Though I focus on the nuclear issue and foreign policy towards Iran, this premise applies to Israeli relations with the Palestinians and Israeli actions on the Golan, for both will necessarily be affected by a fallout between the American president and Israel. This will be especially true as the Palestinian Authority seeks to go the international route both through the court in The Hague and through the Palestinians requesting a new motion in the Security Council. As Yadlin repeatedly stated, a speech in Congress would do nothing to forge better relations with the Executive branch of the American government, whereas utilizing discrete channels with America’s National Security Council, the Pentagon, and Secretary of State may. As he reiterated, “The Iranian nuclear program will be stopped by using wisdom, along with operational and political measures. The cooperation with the United States is critical for this.” Yadlin accused Netanyahu of causing enormous damage to the need for collaboration between Israel and its allies.

In that line, Yadlin wrote about how to bridge the gap between Israel and Washington. Netanyahu had himself backpedalled to the same position, moving from an insistence that Iran’s total nuclear capacity be dismantled to acceptance that it would and could not be. But the shift was barely noticed in the rhetoric denouncing the deal. The Zionist Union and Likud are on the same page on some issues that differentiate both Israeli groups from Washington. They are: 1) threat perception and the difference between an existential and simply a military threat; 2) the weight of history Israelis as Jews carry versus American fears of getting bogged down in another unwinnable war; 3) given these as well as the enormous huge gap between American and Israeli capabilities, Israel wants a much longer period to a breakout than one year; 4) given all of that, Israel needs a firmer and less flexible redline than the U.S.; and 5) the greater unwillingness of the U.S. to contemplate the alternative of war and the recognition by the U.S. of the fluidity of the sanctions regime then considered to be operating at its peak whereas military action remains on the front burner in Israeli strategic planning.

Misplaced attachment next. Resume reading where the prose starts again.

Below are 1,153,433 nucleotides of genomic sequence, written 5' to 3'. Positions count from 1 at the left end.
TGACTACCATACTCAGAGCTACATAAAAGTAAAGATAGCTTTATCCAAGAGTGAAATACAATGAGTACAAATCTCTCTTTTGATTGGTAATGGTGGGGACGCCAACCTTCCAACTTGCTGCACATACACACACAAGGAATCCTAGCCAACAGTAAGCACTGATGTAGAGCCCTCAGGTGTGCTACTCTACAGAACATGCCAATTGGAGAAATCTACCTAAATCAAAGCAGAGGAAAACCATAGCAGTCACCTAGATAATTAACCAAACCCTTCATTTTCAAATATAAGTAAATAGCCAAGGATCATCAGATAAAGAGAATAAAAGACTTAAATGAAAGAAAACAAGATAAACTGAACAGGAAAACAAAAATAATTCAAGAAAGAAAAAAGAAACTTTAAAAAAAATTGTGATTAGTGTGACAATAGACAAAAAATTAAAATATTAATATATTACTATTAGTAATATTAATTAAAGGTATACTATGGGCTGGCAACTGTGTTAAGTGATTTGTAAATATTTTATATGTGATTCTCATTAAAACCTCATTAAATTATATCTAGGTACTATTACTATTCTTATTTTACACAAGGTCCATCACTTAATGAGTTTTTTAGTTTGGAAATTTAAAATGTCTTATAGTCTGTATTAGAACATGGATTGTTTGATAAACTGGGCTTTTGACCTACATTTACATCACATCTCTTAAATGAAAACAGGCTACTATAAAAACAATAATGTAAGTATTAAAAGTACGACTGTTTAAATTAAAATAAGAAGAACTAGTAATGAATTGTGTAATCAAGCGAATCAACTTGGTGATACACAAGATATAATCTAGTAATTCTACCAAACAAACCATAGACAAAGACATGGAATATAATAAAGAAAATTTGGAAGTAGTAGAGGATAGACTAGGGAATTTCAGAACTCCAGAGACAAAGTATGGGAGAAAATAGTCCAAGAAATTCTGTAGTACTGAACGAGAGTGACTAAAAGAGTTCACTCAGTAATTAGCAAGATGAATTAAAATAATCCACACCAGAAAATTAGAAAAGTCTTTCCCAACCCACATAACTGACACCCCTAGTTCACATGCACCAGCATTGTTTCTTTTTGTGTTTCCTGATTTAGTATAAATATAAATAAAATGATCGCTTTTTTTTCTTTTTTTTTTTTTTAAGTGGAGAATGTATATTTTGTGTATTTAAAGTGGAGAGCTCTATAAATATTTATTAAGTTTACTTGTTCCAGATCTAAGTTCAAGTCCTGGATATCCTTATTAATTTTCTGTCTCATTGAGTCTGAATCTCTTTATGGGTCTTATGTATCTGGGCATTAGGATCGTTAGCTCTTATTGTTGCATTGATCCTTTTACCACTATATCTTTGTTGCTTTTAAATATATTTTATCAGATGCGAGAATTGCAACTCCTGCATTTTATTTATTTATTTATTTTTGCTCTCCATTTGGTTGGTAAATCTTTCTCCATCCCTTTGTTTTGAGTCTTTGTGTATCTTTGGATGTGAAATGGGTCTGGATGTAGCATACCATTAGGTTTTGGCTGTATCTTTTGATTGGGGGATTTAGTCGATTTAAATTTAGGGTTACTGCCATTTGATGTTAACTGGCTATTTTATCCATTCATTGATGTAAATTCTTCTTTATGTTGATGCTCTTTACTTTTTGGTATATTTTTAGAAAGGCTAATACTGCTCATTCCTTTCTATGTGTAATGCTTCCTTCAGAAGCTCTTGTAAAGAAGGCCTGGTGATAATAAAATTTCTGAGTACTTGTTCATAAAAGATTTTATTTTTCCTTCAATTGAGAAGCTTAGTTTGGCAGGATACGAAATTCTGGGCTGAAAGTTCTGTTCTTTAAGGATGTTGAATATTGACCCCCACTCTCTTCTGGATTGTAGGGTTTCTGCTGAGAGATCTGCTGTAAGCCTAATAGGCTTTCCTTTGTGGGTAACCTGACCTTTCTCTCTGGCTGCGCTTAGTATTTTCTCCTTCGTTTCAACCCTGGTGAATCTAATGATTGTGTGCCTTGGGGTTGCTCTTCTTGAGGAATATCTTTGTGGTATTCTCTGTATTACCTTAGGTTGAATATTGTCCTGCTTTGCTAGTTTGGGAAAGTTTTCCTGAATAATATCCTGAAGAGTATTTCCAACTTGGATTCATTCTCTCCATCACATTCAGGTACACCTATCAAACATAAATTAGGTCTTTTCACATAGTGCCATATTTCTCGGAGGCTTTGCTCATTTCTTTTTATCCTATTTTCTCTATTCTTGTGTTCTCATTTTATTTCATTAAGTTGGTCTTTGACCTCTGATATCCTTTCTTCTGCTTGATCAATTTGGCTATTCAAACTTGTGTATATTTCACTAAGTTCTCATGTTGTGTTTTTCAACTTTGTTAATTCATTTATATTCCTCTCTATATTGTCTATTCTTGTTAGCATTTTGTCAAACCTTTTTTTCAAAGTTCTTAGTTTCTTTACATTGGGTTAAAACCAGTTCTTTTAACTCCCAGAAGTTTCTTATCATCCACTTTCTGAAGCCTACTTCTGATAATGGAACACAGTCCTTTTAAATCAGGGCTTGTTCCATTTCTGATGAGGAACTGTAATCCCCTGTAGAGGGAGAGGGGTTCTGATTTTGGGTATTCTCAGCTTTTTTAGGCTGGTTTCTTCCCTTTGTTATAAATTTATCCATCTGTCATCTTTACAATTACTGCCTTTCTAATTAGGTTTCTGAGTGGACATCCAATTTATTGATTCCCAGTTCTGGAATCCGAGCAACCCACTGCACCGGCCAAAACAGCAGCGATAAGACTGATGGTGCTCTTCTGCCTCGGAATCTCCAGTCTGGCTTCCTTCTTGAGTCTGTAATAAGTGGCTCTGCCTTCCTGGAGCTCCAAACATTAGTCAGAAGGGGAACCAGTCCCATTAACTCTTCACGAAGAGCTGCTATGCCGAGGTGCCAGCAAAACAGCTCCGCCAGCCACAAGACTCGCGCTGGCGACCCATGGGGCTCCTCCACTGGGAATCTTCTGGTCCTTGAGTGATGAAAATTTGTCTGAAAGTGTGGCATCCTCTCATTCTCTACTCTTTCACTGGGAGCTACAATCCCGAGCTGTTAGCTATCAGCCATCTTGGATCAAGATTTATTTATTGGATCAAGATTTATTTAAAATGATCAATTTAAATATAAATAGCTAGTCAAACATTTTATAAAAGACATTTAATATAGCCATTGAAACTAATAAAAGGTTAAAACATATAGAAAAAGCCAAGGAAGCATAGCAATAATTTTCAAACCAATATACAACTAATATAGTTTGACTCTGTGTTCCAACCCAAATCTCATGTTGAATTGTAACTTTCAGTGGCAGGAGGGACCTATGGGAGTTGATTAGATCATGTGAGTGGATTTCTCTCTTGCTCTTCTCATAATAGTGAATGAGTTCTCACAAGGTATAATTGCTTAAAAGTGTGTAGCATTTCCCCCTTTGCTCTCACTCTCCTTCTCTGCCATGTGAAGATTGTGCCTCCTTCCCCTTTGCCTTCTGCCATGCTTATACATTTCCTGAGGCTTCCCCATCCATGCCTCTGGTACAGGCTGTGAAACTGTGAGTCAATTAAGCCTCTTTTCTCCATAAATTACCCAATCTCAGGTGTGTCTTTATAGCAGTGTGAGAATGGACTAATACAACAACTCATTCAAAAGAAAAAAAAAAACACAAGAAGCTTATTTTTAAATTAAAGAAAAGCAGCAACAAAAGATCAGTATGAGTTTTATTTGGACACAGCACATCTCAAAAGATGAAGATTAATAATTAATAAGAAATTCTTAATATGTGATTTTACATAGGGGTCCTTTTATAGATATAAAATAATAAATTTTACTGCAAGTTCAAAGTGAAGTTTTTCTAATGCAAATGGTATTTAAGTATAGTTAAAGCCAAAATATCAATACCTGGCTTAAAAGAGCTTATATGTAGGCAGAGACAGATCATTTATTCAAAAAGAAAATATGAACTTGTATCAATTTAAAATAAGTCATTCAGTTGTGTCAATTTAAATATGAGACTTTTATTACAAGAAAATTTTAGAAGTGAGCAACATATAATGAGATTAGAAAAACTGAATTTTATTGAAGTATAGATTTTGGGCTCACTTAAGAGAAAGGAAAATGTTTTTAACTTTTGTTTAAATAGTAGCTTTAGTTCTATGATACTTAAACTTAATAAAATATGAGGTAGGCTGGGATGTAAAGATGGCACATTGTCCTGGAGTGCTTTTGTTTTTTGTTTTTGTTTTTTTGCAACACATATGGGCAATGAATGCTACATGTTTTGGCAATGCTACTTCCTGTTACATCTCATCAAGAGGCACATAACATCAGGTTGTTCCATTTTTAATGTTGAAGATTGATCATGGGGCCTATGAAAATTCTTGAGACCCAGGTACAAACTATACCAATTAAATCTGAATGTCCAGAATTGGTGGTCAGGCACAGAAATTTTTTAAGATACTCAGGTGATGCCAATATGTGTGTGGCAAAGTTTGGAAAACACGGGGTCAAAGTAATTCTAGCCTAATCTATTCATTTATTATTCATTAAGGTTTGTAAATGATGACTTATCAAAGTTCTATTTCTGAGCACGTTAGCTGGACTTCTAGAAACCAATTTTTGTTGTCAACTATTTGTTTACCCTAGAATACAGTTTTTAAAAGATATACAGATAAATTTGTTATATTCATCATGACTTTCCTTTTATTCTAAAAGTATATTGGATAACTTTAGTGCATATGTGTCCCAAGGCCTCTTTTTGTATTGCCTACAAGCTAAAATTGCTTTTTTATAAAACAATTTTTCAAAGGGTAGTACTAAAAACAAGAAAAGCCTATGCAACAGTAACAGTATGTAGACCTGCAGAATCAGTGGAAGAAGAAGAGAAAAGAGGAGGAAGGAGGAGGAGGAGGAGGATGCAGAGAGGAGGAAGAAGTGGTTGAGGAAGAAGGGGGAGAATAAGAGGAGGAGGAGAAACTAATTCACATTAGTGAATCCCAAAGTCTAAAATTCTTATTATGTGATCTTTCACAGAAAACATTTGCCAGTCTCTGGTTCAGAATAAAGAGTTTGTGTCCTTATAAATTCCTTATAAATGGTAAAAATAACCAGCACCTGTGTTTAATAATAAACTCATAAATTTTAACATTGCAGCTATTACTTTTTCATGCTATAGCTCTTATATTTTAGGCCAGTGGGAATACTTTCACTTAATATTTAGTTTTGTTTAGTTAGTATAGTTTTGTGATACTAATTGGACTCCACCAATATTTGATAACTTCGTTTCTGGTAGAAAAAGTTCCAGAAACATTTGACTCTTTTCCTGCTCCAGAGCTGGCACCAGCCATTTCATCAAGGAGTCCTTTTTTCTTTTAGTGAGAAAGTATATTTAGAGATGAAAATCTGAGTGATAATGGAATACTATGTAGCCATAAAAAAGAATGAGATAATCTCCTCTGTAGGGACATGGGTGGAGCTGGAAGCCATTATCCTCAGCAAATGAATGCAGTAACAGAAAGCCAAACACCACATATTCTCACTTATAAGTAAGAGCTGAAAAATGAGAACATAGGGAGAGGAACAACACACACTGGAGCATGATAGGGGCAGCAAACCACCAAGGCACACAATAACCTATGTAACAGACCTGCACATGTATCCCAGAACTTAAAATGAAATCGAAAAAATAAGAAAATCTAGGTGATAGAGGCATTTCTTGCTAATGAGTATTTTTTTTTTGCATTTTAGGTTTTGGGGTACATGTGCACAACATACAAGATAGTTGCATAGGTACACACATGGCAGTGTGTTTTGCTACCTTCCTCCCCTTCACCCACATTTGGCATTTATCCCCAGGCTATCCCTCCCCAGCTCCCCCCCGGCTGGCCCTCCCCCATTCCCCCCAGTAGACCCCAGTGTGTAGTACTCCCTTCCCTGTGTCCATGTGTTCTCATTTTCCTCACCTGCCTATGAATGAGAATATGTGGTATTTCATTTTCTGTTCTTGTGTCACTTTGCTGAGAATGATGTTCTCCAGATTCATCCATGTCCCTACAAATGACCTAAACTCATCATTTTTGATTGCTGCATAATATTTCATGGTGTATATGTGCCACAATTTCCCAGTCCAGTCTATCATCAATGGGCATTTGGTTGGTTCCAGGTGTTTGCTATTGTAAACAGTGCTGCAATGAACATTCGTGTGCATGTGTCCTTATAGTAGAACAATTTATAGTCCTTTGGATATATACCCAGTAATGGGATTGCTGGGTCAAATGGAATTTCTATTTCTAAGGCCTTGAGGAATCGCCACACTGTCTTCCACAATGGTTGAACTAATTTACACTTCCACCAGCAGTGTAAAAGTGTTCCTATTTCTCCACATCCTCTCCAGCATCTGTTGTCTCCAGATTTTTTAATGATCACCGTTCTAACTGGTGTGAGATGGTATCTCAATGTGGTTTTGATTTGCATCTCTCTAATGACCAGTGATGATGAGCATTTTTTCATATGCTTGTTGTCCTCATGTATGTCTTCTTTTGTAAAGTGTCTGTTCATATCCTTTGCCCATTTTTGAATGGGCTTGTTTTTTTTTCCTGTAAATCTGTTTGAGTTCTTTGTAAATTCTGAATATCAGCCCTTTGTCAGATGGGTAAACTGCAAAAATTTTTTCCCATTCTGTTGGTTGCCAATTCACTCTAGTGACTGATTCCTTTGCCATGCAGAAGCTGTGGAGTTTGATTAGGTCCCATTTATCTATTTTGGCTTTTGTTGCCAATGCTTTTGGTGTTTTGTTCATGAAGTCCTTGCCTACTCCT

On all of these issues, the Zionist Block shares a common outlook with Bibi. They differ on whether these differences demand confrontation or greater coordination. But instead of cooperating in the negotiations, Bibi opted for confrontation. Instead of ironing out the difference between insisting on a maximum of 3,000 versus 6,500 operating centrifuges, America negotiated hard but only managed to whittle the number down to 5,000, but did win a concession that they would all be old-style slow centrifuges. America did come close to the Israeli target of getting the enriched uranium stockpile down from 9,000 kg. to 300. Israel wanted the deal to be enforced for twenty years. The U.S. settled for a mixture of 10 years on some issues and 15 on others. Further, the accountability and inspection system was made mandatory. As Israel wanted, both Fordow and Arak are to be made inoperable for producing nuclear weapons. The big difference which unites the U.S. and Israel against Iran to this day is whether relief from sanctions will be gradual upon proof of compliance or whether relief will be total upon signing the agreement.